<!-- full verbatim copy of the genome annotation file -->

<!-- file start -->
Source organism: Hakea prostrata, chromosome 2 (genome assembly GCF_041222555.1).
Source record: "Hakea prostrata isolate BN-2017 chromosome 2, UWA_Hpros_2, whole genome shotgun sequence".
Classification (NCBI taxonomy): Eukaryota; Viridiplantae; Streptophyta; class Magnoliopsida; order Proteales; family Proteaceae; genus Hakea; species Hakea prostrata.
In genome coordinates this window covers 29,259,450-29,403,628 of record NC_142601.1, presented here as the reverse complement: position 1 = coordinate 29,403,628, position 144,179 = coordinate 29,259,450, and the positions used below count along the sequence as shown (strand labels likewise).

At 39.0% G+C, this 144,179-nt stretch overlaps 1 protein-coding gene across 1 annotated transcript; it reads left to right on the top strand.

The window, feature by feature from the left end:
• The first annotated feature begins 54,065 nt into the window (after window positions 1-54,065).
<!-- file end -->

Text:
Source organism: Hakea prostrata, chromosome 2 (genome assembly GCF_041222555.1).
Source record: "Hakea prostrata isolate BN-2017 chromosome 2, UWA_Hpros_2, whole genome shotgun sequence".
Classification (NCBI taxonomy): Eukaryota; Viridiplantae; Streptophyta; class Magnoliopsida; order Proteales; family Proteaceae; genus Hakea; species Hakea prostrata.
In genome coordinates this window covers 29,259,450-29,403,628 of record NC_142601.1, presented here as the reverse complement: position 1 = coordinate 29,403,628, position 144,179 = coordinate 29,259,450, and the positions used below count along the sequence as shown (strand labels likewise).

At 39.0% G+C, this 144,179-nt stretch overlaps 1 protein-coding gene across 1 annotated transcript; it reads left to right on the top strand.

The window, feature by feature from the left end:
• The first annotated feature begins 54,065 nt into the window (after window positions 1-54,065).